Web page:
Usually, we are expected to approach sequels with trepidation as well as excitement – for while continuing a great storyline or using the same great mechanics is all well and good, all too often the spark of originality or great atmosphere that made an original brilliant can be lost in an effort to achieve a ‘bigger and better’ game.
Thankfully, Valve have not just a knack for sequels, but a total mastery, and in creating the sequel for the 2007 Game of the Year, Portal, they have also created an instant classic, and a perfect paradigm of genre-hopping superb game design and writing.
Mysteriously waking up once more in the bowels of the malicious Aperture Science Corporation’s facility, the player must use the experimental portal gun, their wits, and a handful of new tools and toys to pass the many tests that GLaDOS tirelessly sets up, all the while experiencing a subtle yet fascinating plot that explores the origins of the facility and the evil robot mistress herself.
The Source engine on which the game runs (now seven years old) shows no sign of age whatsoever, with textures and lighting looking beautiful and staying consistently on a high, smooth framerate. The physics of the game are also brilliantly playful, allowing players to bounce, slide and float depending on the surface, and Valve have truly made this as much an adventure as a puzzle game.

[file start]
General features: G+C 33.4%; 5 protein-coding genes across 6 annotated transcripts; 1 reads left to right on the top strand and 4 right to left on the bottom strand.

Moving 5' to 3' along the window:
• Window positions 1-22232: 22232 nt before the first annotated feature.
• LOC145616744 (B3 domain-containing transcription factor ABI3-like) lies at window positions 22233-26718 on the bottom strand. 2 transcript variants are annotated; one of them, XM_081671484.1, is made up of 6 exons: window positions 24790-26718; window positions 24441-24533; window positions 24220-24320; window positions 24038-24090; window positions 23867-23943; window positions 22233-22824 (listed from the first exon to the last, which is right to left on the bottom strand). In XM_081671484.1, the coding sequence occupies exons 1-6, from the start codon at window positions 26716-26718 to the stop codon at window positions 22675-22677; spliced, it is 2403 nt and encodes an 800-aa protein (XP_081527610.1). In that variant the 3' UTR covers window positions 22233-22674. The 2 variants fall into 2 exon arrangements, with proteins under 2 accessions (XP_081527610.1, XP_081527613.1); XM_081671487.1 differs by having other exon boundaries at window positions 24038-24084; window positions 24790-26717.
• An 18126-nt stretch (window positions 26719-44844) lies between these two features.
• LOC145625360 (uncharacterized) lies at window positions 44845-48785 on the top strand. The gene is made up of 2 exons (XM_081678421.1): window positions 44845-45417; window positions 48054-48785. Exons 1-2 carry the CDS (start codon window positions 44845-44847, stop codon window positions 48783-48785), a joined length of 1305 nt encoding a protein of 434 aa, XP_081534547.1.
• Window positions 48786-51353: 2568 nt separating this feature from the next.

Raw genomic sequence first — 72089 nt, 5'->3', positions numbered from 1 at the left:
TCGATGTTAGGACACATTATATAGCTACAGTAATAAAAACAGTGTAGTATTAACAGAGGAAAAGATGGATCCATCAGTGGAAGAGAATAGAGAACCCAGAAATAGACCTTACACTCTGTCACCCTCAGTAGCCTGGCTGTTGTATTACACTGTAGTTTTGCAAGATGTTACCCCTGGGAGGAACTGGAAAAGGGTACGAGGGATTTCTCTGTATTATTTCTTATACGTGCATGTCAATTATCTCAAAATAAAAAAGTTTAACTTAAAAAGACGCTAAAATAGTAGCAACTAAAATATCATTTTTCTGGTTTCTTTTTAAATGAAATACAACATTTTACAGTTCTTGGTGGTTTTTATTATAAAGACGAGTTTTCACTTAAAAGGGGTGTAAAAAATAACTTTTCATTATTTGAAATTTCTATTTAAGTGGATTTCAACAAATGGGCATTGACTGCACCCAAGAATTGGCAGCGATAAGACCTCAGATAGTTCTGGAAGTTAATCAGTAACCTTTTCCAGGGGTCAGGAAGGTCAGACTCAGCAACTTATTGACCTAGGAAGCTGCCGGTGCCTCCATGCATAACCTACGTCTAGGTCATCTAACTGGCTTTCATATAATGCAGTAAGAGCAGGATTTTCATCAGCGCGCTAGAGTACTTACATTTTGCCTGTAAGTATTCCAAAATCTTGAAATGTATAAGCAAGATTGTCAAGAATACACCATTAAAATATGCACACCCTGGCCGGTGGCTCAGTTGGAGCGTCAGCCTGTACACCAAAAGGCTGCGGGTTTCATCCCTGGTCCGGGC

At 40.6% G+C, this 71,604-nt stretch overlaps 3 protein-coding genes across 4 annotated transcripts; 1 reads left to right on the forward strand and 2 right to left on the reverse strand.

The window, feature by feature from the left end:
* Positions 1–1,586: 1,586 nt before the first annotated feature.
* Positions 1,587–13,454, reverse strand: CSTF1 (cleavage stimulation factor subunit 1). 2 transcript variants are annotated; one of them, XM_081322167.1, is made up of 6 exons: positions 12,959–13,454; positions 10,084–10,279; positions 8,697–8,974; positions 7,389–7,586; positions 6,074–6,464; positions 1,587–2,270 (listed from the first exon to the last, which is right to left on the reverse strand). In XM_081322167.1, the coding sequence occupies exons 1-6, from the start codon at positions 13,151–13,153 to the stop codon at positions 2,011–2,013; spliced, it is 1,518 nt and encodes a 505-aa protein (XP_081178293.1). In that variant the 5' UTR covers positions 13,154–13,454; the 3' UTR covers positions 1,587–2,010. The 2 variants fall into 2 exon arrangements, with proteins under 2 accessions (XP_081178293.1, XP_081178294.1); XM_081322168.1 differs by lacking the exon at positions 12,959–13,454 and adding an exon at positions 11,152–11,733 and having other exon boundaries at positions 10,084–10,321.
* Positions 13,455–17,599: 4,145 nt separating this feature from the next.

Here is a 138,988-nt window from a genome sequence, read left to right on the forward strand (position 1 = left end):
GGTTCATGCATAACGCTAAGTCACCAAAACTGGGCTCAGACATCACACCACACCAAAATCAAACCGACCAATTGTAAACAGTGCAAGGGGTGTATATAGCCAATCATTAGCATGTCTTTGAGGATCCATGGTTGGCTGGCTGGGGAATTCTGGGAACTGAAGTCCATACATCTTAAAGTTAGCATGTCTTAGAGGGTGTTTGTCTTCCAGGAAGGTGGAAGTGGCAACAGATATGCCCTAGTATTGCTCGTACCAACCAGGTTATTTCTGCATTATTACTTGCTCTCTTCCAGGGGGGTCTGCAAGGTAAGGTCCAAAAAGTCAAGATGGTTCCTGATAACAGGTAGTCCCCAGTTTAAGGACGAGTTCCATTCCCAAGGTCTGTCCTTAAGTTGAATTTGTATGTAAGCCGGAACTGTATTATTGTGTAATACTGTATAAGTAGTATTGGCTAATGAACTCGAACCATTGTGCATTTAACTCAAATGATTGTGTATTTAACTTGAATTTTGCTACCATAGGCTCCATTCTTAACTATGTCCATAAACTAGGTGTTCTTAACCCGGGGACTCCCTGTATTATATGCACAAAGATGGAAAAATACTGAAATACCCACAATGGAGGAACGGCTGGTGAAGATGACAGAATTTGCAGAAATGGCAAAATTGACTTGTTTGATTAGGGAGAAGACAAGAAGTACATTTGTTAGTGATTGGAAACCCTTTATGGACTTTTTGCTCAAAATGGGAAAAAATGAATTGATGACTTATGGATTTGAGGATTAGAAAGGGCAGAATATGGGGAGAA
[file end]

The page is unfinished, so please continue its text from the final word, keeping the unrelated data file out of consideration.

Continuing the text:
The single player component will last roughly ten hours, sitting in a sublime sweet spot between challenging and playable. No puzzle will have you stuck, staring confusedly for hours, but each is tricky enough to give you a satisfying rush on completion.
Once the player has completed the story (and had their mind blown by the ending), there is an all-new co-op element which can be played splitscreen or online. Playing as two robot test subjects, players have use of up to four portals, changing up the gameplay dynamic hugely.
Valve have been sure to iron out any irritations with small features that make a huge difference, such as being able to mark where they would like their partner to form a portal, or start a countdown timer to synchronize moves. This is co-op play like you have never seen it before, and it is an absolute blast.[nggallery id=41]
Every game genre has its movers and shakers, and Portal 2 will certainly be the revolution of puzzle games. Even with its portal-forming mechanics aside, its witty and sarcastic dialogue, its atmosphere and its pacing are simply head and shoulders above all competition.
Published by: Valve Software
Developed by: Valve Software
Number of Players: Up to 2
Available on: PC, Xbox 360, PS3